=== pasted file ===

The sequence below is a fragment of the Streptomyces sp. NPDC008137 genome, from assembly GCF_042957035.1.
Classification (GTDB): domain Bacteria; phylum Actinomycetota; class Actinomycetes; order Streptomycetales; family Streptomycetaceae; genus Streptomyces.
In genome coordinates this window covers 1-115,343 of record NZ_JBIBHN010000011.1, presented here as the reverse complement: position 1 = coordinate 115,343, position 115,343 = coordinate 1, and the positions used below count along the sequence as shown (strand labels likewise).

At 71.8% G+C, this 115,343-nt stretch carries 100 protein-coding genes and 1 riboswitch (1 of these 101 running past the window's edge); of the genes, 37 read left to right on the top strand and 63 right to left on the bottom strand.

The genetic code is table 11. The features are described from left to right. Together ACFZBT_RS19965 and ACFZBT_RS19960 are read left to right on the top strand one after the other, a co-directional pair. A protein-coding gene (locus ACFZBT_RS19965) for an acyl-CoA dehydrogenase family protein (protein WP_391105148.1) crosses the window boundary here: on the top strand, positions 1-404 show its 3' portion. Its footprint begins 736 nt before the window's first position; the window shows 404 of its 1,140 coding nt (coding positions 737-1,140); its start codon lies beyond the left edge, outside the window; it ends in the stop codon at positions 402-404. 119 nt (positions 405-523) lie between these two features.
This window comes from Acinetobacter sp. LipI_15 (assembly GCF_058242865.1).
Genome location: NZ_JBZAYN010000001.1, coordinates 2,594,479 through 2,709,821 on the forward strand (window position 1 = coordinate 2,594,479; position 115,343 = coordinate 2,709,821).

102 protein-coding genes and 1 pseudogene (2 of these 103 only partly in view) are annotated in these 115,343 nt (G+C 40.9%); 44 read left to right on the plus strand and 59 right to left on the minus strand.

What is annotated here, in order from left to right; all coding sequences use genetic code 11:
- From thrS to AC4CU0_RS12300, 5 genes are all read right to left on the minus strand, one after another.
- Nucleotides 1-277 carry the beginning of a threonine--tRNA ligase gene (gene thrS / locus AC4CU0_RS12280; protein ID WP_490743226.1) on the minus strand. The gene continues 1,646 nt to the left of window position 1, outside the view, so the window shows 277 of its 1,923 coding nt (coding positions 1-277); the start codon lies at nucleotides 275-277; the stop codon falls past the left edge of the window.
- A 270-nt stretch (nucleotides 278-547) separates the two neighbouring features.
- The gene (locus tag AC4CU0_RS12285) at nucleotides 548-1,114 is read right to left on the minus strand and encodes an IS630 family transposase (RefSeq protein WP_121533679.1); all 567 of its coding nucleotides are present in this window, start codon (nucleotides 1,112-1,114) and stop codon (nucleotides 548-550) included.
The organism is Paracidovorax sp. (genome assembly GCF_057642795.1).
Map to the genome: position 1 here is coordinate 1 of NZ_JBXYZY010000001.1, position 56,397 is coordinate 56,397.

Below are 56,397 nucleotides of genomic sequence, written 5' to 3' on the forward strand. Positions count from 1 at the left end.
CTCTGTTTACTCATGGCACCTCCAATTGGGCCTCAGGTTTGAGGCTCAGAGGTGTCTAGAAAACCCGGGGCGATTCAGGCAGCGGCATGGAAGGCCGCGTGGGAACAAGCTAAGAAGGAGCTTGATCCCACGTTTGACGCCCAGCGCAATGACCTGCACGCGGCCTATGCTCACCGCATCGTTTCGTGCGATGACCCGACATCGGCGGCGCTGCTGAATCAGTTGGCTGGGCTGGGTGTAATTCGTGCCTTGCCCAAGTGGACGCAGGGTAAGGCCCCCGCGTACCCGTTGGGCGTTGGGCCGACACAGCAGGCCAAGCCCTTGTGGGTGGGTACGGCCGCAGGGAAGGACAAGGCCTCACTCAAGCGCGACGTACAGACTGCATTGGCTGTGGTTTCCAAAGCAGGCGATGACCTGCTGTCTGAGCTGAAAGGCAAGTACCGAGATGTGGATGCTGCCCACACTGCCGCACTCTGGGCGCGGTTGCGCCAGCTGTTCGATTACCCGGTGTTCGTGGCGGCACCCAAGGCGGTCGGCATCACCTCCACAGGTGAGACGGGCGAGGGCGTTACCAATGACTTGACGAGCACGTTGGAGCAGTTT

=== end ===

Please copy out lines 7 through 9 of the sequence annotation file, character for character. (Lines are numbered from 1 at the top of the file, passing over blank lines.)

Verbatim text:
Genome location: NZ_JBZAYN010000001.1, coordinates 2,594,479 through 2,709,821 on the forward strand (window position 1 = coordinate 2,594,479; position 115,343 = coordinate 2,709,821).

102 protein-coding genes and 1 pseudogene (2 of these 103 only partly in view) are annotated in these 115,343 nt (G+C 40.9%); 44 read left to right on the plus strand and 59 right to left on the minus strand.

What is annotated here, in order from left to right; all coding sequences use genetic code 11: